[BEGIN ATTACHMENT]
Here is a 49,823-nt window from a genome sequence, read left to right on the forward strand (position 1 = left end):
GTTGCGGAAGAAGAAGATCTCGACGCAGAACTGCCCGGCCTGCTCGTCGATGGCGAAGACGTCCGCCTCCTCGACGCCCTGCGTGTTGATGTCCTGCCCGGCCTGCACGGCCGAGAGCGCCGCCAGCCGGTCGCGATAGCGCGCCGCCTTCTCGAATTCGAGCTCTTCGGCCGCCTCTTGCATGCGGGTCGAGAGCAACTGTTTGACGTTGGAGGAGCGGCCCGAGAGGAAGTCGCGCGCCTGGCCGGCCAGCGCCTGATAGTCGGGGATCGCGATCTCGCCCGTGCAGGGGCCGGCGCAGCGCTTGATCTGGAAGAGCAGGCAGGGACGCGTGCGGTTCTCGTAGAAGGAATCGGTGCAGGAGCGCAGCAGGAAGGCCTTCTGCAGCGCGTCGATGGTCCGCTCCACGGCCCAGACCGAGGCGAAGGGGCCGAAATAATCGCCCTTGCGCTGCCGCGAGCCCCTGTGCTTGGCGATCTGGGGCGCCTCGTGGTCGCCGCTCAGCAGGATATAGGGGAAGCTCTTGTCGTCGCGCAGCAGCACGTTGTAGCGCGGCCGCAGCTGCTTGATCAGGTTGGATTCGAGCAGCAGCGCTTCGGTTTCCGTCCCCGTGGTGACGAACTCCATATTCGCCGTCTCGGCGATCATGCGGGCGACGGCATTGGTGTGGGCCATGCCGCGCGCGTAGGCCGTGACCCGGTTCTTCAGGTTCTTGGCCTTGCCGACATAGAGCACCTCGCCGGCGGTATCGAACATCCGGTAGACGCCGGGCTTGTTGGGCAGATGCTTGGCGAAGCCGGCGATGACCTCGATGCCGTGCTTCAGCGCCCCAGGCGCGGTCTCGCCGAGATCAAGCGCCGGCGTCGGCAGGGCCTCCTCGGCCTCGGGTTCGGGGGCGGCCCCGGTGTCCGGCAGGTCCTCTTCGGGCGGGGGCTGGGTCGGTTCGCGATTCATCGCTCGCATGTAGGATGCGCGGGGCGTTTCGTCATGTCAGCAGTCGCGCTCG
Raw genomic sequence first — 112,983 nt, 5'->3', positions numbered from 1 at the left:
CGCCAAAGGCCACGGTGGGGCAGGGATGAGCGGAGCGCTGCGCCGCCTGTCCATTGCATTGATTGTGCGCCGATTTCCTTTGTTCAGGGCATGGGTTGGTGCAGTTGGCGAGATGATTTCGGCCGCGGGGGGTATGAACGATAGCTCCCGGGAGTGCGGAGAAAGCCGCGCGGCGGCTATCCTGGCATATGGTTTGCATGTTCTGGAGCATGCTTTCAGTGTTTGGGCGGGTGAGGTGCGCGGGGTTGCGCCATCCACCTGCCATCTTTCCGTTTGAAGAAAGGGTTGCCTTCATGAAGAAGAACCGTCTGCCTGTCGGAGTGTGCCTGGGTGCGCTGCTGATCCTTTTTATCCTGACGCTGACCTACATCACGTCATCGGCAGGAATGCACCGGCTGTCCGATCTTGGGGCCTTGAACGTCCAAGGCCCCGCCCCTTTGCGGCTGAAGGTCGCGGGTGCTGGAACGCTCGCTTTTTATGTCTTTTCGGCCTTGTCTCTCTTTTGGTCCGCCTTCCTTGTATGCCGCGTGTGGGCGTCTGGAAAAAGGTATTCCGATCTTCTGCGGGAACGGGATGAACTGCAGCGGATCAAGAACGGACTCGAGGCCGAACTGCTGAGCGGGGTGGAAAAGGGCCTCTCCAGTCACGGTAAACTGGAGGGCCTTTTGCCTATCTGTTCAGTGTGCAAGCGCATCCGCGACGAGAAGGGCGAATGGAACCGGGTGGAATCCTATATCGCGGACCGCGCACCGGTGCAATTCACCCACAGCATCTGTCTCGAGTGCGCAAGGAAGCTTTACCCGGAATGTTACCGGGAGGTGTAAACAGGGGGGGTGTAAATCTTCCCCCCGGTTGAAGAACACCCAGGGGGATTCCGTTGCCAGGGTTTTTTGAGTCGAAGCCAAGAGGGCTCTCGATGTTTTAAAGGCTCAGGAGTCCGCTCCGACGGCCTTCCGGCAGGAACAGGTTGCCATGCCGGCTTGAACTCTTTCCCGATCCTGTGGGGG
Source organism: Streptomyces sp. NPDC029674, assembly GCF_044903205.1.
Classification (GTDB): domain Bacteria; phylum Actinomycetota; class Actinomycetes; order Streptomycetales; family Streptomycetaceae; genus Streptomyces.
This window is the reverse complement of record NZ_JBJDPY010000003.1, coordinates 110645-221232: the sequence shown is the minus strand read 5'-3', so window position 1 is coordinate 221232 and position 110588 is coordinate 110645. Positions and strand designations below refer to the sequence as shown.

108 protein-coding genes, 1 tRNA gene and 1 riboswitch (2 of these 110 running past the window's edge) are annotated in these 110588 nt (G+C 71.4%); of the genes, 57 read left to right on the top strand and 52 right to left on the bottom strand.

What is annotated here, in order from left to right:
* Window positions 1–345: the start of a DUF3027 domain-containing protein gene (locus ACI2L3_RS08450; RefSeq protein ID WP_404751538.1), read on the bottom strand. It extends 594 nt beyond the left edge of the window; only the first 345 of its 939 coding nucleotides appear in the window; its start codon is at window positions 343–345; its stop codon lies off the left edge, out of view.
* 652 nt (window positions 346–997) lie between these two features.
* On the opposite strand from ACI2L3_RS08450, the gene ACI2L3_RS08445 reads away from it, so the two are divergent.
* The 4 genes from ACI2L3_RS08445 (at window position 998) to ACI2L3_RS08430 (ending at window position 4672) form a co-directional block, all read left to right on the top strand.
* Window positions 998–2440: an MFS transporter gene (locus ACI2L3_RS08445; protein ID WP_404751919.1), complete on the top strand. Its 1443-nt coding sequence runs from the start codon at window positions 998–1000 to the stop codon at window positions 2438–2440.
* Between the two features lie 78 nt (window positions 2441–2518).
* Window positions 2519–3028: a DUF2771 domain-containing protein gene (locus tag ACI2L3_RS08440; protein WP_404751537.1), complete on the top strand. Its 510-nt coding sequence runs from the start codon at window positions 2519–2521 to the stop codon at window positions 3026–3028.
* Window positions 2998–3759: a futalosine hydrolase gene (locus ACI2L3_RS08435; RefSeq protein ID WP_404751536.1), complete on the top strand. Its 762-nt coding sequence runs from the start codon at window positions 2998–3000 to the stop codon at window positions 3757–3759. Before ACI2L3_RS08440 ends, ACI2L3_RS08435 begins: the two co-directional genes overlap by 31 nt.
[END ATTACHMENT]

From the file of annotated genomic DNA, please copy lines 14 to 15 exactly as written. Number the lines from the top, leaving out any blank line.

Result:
* Window positions 998–2440: an MFS transporter gene (locus ACI2L3_RS08445; protein ID WP_404751919.1), complete on the top strand. Its 1443-nt coding sequence runs from the start codon at window positions 998–1000 to the stop codon at window positions 2438–2440.
* Between the two features lie 78 nt (window positions 2441–2518).